4M poor families to benefit from $600M WB loan

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    The World Bank has approved a $600-million loan for a project that seeks to help cushion the coronavirus disease 2019’s (COVID-19) impact on poor households in the Philippines, the Washington-based agency said in a statement yesterday.

    The World Bank’s Board of Executive Directors has approved the loan for the Philippines Beneficiary FIRST Social Protection Project to provide continuing support to the Department of Social Welfare and Development (DSWD) to implement the Pantawid Pamilyang Pilipino Program (4Ps) and pursue Fast, Innovative, and Responsive Service Transformation (FIRST) for beneficiaries.

    The multilateral firm said at least four million families are expected to benefit from the project designed to protect the welfare of low-income households impacted by COVID-19 and enable government to harness digital tools to transform social protection delivery in the Philippines.

    “We are pleased to support the government’s efforts to sustain social protection for the poor and most vulnerable families,” said Ndiamé Diop, World Bank country director for Brunei, Malaysia, Philippines and Thailand.

    “These efforts are critical to ensure that their children can remain in school and stay healthy as the country takes measures to control this pandemic. In these difficult times, cash transfers to the poor and vulnerable indirectly support local economies and boost prospects for recovery,” he added.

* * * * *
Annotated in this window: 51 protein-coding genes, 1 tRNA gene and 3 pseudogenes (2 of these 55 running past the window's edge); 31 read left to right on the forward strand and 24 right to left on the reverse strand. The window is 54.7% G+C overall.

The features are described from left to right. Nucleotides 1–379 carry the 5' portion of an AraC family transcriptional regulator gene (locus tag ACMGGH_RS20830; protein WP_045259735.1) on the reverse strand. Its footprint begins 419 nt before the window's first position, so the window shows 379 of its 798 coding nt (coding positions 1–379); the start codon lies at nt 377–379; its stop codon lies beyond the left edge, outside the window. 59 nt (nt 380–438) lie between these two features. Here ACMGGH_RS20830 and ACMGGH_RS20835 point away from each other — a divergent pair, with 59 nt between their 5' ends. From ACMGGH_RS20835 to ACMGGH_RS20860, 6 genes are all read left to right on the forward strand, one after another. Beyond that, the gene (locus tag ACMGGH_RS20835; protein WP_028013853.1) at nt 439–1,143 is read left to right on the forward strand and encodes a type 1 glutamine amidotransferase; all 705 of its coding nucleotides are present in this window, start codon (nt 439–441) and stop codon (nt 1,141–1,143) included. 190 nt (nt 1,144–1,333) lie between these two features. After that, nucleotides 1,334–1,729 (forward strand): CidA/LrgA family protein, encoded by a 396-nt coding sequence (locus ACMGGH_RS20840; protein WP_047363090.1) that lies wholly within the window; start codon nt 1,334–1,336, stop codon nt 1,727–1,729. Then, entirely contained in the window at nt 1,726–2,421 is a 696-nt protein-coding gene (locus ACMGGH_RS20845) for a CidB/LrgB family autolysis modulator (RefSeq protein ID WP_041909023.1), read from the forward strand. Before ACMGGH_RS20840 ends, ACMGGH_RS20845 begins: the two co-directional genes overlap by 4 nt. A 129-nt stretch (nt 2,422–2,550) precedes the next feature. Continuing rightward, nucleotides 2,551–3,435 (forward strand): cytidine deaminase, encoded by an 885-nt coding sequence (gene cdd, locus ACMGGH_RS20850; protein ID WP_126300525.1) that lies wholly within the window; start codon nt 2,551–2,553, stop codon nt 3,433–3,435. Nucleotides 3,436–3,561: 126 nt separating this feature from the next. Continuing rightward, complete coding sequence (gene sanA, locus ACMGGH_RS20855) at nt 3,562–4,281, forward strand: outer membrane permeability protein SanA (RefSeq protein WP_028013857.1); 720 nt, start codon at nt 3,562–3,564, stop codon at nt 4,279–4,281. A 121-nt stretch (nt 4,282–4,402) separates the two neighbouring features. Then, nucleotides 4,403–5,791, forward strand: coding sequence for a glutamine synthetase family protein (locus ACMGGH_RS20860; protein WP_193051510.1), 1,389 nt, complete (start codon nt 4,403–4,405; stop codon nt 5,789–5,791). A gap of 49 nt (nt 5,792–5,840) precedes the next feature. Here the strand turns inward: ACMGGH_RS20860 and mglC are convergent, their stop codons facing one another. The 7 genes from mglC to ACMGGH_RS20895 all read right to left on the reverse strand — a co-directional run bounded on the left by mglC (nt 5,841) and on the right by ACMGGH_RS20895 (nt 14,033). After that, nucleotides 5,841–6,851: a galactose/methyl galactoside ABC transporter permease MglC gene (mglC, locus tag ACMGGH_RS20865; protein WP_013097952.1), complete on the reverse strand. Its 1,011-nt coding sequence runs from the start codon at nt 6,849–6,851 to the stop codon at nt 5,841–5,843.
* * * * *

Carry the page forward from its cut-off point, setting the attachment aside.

In addition, the project will support DSWD’s use of cutting-edge digital technologies and platforms to improve beneficiary experience in receiving transfers from the government, develop more efficient processes and systems, and enhance targeting mechanisms to maximize equity and impact.

    “Global experience shows that countries that have effective government-to-persons payments systems and a coherent approach to social protection beneficiary data management have been very effective in quickly and effectively cushioning the impacts of COVID-19 pandemic,” Diop said.

    Working with the Bangko Sentral ng Pilipinas, the project also seeks to accelerate efforts to modernize DSWD’s payment delivery systems and promote financial literacy among beneficiaries, accelerating financial inclusion in the process.

    Yoonyoung Cho, senior economist and project task team leader, said in addition to 4Ps beneficiaries, modernizing the country’s social protection delivery systems will benefit more people enrolled in other social protection programs implemented by the government now and in the future.

    She added the project will position DSWD to have an even greater impact on alleviating poverty and to respond more effectively to future crises as part of an adaptive social safety net.

    Key outputs also include a new unified beneficiary database for DSWD programs and integration with the new national ID system (PhilSys) to allow beneficiaries to be verified and enrolled in a timely and reliable manner.

    “Shifting to the use of digital platforms and technologies for delivery of social protection programs and services is a high priority agenda of the government that we are excited to support,” Yoon said.

    “Together with the PhilSys that government is already expediting, activities in this project such as digital payments, robust targeting, and beneficiary data management will help make government’s social protection programs more efficient and adaptive,” she added. (A. Celis)